If you add web applications which can be rendered on its Netfront browser then in total you have 4 different software platform options on an ALP smartphone.
Reportedly it will debut in Europe and Asia before reaching American shores.
We are a Microsoft shop primarily and we do mobile applications targeting Windows Mobile OS, and we may continue to be a Microsoft technologies company in future too owing to mass popularity Microsoft manages to acquire due to various reasons.
However I simply hate the fact that MS keeps adding layers and layers of complication to all its products, making softwares bloated, complicated, frustrating and slow. There has been enough bashing of Windows Vista as well as Windows Mobile 6. I have read them and been silent all this while, however when I read about Side-Show making its way to windows mobile, I simply could not resist writing this post.
Mobiles are meant to start immediately on press of power button, while desktops are not, so I don’t think side-show is a requirement on mobiles at all. You can just push the power-on button on mobile and press a pre-assigned key to start your favourite application. Why you need an always on and smaller display for it???
I think MS has got its strategy wrong here. Its again trying to make mobiles do whatever a desktop can, which I think is not a clever idea.
Also I guess that in future MS will use Sideshow as an excuse for slow windows mobile powered phones. With all the features it is putting in windows mobile, its going to gradually become slower and slower even with faster processors, so MS will say – use Side-show for features which you want to perform immediately 😉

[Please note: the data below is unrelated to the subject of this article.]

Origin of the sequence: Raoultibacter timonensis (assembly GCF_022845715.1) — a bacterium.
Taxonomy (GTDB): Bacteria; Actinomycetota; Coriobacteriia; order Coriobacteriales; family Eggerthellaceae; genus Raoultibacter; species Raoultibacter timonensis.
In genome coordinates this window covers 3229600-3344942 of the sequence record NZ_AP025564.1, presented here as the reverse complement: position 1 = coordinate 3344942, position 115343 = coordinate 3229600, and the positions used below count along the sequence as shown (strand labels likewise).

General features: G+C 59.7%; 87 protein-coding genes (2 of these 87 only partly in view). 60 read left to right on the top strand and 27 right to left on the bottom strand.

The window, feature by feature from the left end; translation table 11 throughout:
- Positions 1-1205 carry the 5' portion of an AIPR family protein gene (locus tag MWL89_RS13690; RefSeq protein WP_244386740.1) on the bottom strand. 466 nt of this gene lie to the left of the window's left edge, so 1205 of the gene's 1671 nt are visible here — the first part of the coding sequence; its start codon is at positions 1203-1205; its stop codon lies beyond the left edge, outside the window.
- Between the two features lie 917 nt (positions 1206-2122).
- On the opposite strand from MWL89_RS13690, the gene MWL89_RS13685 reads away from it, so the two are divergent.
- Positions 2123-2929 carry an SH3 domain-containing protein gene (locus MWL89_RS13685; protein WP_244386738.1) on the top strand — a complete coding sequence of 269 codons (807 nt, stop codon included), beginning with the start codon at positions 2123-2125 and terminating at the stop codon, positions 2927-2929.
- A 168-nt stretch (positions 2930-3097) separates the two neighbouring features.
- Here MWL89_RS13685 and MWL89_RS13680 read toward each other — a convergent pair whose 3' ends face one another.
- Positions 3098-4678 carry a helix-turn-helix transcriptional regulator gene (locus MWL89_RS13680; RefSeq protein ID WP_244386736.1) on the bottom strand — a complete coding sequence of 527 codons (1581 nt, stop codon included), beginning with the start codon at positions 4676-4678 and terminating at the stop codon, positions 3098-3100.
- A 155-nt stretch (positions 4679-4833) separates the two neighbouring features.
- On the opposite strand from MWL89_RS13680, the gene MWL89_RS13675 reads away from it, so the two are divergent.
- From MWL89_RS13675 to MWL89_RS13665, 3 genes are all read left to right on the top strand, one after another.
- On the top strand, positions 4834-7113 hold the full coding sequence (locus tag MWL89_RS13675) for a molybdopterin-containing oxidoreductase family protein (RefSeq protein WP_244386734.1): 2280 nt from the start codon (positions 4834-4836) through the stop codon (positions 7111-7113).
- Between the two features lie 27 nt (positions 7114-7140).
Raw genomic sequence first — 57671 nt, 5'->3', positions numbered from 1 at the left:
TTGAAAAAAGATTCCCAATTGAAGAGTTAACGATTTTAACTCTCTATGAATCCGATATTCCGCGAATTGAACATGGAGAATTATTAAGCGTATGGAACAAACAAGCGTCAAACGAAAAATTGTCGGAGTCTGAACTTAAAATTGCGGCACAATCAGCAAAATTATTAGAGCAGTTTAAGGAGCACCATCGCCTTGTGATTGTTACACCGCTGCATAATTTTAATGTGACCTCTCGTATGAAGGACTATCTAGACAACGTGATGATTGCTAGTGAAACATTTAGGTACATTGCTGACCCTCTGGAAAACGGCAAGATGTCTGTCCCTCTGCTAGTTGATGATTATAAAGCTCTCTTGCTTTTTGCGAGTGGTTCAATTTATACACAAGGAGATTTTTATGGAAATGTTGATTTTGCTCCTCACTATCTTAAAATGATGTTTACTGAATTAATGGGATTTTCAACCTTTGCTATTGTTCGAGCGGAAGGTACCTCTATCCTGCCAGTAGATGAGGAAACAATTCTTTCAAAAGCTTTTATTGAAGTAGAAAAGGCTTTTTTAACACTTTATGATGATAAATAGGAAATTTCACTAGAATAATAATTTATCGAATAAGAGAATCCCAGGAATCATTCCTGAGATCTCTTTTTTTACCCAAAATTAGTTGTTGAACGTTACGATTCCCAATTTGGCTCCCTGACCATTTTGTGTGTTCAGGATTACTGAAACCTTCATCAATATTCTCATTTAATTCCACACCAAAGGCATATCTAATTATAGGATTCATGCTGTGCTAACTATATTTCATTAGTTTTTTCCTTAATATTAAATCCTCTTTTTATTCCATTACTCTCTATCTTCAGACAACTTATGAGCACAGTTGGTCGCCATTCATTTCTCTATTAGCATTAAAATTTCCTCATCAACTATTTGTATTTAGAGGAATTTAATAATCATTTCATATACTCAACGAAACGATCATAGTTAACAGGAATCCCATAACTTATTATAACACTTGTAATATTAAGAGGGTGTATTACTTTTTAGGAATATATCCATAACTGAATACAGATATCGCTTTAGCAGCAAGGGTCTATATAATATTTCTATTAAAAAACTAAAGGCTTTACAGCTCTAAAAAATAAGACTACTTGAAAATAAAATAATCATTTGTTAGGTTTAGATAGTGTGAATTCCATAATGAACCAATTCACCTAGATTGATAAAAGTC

I think Side-show adds another layer to complicated user-interface and makes users much more confused. In my opinion its a very bad idea.
IMHO MS should instead try to make windows mobile interface simpler, faster and easier to use. I still love the simplicity and performance of Palm OS. I know Palm OS is loosing its ground to Windows Mobile but we need to give the credit for what it offers.
Updated on 3rd Dec. – Corrected a Typo. Its Sideshow which I typed as Slideshow in the post.
Well, nearly free at $99 with rebates on Sprint. I simply can’t believe that Palm is launching Centro, a slim and small CDMA smartphone at such a price. I also think that this is the best looking palm phone ever.
Palm has proved its intentions clearly, that its now going to look beyond the smart phone market, which is just 8% of the total mobile handset market in US and going to make deep inroads into the entry level handset market as well.
Many believe that Palm is going to start a price war, many may even say that this is Palm’s last hurrah. I say that this is the turn-around time for Palm and this is the device that’s going to change Palm’s fortune for better, so start buying Palm’s stocks 😉
Talking about features, it has Palm OS, 1.3 Mega Pixel Camera, Inbuilt Messaging and other usual Treo features. Full specs here.
I think after trying a lot of different things Palm finally seems to get it right and its definitely way to go for Palm.
Atul Chitnis informs on his website about the release of Mundu IM V4. Mundu IM v4 is an Instant Messaging client for mobile devices. Initially for PalmOS and Windows Mobile based devices.
Using Mundu IM v4, you can (via GPRS, WiFi, CDMA, etc.) access all your IM contacts on Yahoo Messenger, MSN Messenger, Google Talk, ICQ, AOL and generic Jabber services while on the road – and all at the same time. No PC required!
You can chat with your contacts, send them photos and other stuff from your device, and even (between selected services) do a cross-service chat – you can have a conference with users on different services as if they were all on the same service.
To read more and download free trial, please visit – http://messenger.mundu.com/prd/php/smartphone.php